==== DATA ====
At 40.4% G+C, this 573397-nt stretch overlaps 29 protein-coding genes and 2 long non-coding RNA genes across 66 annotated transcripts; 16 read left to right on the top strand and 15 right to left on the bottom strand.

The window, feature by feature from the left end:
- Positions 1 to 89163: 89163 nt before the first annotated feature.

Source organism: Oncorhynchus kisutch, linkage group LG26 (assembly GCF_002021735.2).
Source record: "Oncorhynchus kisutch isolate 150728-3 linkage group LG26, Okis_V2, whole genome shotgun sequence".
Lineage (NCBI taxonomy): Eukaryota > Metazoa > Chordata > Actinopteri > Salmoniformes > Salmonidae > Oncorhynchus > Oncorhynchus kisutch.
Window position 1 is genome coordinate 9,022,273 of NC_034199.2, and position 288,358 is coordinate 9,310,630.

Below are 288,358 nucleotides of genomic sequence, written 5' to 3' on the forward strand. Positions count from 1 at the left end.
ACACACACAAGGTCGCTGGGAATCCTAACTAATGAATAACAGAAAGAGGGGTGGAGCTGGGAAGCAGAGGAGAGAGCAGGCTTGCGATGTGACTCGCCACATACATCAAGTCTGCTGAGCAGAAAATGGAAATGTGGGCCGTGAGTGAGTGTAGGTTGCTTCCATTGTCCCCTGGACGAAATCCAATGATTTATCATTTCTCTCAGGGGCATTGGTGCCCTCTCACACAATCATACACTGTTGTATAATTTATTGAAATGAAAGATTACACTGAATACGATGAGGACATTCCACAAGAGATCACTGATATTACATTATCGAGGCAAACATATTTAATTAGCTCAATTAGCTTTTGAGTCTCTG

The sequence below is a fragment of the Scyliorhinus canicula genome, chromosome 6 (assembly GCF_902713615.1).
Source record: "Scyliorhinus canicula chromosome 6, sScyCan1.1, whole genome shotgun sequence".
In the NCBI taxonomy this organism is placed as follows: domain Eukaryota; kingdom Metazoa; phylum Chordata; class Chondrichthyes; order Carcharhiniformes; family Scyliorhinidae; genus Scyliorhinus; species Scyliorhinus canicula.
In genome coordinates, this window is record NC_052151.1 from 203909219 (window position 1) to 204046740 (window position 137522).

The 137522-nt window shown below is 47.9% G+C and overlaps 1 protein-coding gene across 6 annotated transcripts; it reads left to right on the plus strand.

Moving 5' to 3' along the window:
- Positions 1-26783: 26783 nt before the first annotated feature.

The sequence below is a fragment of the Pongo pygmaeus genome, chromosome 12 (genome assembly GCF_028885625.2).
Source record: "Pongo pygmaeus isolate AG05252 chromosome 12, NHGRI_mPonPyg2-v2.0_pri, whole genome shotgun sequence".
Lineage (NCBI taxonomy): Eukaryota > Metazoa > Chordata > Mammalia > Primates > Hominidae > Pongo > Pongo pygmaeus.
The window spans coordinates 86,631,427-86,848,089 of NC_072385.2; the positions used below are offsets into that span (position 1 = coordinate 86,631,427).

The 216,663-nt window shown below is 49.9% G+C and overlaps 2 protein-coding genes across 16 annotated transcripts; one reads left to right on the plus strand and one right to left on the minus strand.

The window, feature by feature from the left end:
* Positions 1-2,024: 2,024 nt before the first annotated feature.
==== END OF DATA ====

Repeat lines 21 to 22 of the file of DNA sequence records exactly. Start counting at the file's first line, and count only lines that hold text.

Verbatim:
The 216,663-nt window shown below is 49.9% G+C and overlaps 2 protein-coding genes across 16 annotated transcripts; one reads left to right on the plus strand and one right to left on the minus strand.

The window, feature by feature from the left end: